due to logistical problems in getting her board to El Salvador. As a result, she has been unable to train or familiarise herself with the course since arriving in El Salvador five days before the event. The 2019 Surf City El Salvador ISA World Stand-Up Paddleboard Championships concluded yesterday (Monday 2 December), and included various stand-up paddleboard and prone paddleboard race disciplines as well as stand-up paddleboard surfing. The six-member South African team are competing against 150 athletes from 27 countries in the eighth edition of the annual event. In 2018 Tarryn King from Cape Town became the first South African gold medallist at the event when she won the women’s stand-up paddleboard 200m sprint race.

Fish Hoek’s Tyra Buncombe was crowned the women’s world long-distance prone paddleboard champion last week.

Crusaders conquered by Giants SEAN CAMPBELL


hile Grassy Park Crusaders opened the scoring, they struggled to kick on against Maitland Giants as they went down 12-1 at Rooikrans sports field in Grassy Park on Saturday 30 November. Giants secured their win with four runs in the third innings and a massive haul of seven runs in the fourth innings. Crusaders started with Niyaaz Galant on the mound. Giants threatened as early as the second innings with bases loaded and one down. However, they were retired scoreless as Ashwin Kleintjies turned a double play from third base. Crusaders took a 1-0 lead at the end of the second innings as they scored their solitary run when Jaime Mauritz crossed the plate off the bat of Warren Adams. Giants open their scoring in the third inning with four runs from four hits and a fielding error from Crusaders. Crusaders replaced Galant with Lucien Swartz. Swartz, however, came in for heavy punishment as Giants amassed seven runs from six hits including a three-run homerun from Marc Quickfall. Crusaders also made two errors in this inning. American-born Connor Walsh was Giants’ best hitter with three hits. He was well supported by Quickfall, Kyle Ripepi and Altino Elliot who contributed two hits each. Hawaiian-born Eland Tsubata pitched a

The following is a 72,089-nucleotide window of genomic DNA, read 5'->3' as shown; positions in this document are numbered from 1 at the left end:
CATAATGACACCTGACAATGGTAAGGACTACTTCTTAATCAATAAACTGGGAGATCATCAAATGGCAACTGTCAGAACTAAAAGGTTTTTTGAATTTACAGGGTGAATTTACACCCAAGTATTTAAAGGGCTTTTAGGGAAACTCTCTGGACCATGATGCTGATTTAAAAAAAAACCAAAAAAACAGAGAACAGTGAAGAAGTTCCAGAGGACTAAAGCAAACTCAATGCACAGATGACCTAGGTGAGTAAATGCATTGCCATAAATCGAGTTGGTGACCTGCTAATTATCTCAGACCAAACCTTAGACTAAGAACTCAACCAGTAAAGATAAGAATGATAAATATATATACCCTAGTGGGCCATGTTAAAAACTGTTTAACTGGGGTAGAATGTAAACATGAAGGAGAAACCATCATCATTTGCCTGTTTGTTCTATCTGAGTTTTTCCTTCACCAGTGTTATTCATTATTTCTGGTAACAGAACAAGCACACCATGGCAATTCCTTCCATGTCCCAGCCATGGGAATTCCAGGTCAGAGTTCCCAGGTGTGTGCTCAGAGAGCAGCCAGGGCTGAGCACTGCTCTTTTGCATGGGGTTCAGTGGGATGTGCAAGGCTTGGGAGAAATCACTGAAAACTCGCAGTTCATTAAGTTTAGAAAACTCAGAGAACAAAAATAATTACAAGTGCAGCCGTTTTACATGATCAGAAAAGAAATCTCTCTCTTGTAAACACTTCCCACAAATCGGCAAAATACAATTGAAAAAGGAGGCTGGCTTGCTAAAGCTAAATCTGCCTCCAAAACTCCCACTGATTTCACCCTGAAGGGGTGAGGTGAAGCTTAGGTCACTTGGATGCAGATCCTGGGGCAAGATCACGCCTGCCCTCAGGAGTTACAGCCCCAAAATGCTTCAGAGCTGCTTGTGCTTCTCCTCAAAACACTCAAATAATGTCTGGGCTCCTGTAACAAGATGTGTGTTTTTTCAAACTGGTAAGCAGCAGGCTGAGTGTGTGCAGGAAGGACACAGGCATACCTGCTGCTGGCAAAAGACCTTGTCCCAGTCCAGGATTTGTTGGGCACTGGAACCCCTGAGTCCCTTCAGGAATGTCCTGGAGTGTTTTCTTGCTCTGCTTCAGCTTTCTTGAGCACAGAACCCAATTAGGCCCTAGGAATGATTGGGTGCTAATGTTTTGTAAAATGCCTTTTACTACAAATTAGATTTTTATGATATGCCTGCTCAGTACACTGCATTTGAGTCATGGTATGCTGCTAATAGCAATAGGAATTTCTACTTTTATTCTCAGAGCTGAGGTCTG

Celebrating a semi final win The Independent Institute of Education’s Varsity College Cape Town touch rugby first team celebrated its recent 14-7 victory over the Untouchables in the semi-final game in the Villagers League. The team had a rough start to the league, losing four games, but that quickly picked up with them winning the semi-final. They are now gearing up to compete in the final against DT Warp. The team has entered the league thrice and won the second division of the league twice. “Our team is very strong and league-competitive. We look forward to a challenging game and hope to win,” said 21-year-old second year B.Comm Economics student and first team captain Josh Wegener.